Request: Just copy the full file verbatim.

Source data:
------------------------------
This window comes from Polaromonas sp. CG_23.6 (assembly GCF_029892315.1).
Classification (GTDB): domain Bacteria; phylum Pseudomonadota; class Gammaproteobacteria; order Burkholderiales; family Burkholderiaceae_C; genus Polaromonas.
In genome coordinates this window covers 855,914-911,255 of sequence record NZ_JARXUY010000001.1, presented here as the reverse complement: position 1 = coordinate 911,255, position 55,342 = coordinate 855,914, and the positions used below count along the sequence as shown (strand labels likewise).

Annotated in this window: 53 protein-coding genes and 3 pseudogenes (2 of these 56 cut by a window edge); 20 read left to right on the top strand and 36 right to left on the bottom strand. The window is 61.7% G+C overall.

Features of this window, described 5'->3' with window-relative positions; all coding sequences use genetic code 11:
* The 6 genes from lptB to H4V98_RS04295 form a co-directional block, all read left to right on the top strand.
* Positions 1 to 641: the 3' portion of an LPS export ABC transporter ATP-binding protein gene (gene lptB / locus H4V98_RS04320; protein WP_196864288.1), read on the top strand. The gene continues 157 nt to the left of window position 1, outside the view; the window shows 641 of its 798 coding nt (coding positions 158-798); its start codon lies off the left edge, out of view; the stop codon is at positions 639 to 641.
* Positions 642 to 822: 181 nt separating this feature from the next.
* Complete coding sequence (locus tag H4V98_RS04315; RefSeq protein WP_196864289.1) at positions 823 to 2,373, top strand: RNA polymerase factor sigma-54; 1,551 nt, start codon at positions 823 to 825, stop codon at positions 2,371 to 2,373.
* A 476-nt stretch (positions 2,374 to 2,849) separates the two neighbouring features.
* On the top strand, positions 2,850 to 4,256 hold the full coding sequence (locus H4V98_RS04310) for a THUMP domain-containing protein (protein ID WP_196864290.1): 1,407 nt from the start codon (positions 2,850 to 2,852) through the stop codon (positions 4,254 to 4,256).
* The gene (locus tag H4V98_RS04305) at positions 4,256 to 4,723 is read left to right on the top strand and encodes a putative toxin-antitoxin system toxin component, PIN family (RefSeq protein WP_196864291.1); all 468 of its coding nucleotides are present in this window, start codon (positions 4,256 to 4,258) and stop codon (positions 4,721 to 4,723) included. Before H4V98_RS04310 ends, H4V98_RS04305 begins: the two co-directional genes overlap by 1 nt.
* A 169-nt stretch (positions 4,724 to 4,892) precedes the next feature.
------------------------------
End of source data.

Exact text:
This window comes from Polaromonas sp. CG_23.6 (assembly GCF_029892315.1).
Classification (GTDB): domain Bacteria; phylum Pseudomonadota; class Gammaproteobacteria; order Burkholderiales; family Burkholderiaceae_C; genus Polaromonas.
In genome coordinates this window covers 855,914-911,255 of sequence record NZ_JARXUY010000001.1, presented here as the reverse complement: position 1 = coordinate 911,255, position 55,342 = coordinate 855,914, and the positions used below count along the sequence as shown (strand labels likewise).

Annotated in this window: 53 protein-coding genes and 3 pseudogenes (2 of these 56 cut by a window edge); 20 read left to right on the top strand and 36 right to left on the bottom strand. The window is 61.7% G+C overall.

Features of this window, described 5'->3' with window-relative positions; all coding sequences use genetic code 11:
* The 6 genes from lptB to H4V98_RS04295 form a co-directional block, all read left to right on the top strand.
* Positions 1 to 641: the 3' portion of an LPS export ABC transporter ATP-binding protein gene (gene lptB / locus H4V98_RS04320; protein WP_196864288.1), read on the top strand. The gene continues 157 nt to the left of window position 1, outside the view; the window shows 641 of its 798 coding nt (coding positions 158-798); its start codon lies off the left edge, out of view; the stop codon is at positions 639 to 641.
* Positions 642 to 822: 181 nt separating this feature from the next.
* Complete coding sequence (locus tag H4V98_RS04315; RefSeq protein WP_196864289.1) at positions 823 to 2,373, top strand: RNA polymerase factor sigma-54; 1,551 nt, start codon at positions 823 to 825, stop codon at positions 2,371 to 2,373.
* A 476-nt stretch (positions 2,374 to 2,849) separates the two neighbouring features.
* On the top strand, positions 2,850 to 4,256 hold the full coding sequence (locus H4V98_RS04310) for a THUMP domain-containing protein (protein ID WP_196864290.1): 1,407 nt from the start codon (positions 2,850 to 2,852) through the stop codon (positions 4,254 to 4,256).
* The gene (locus tag H4V98_RS04305) at positions 4,256 to 4,723 is read left to right on the top strand and encodes a putative toxin-antitoxin system toxin component, PIN family (RefSeq protein WP_196864291.1); all 468 of its coding nucleotides are present in this window, start codon (positions 4,256 to 4,258) and stop codon (positions 4,721 to 4,723) included. Before H4V98_RS04310 ends, H4V98_RS04305 begins: the two co-directional genes overlap by 1 nt.
* A 169-nt stretch (positions 4,724 to 4,892) precedes the next feature.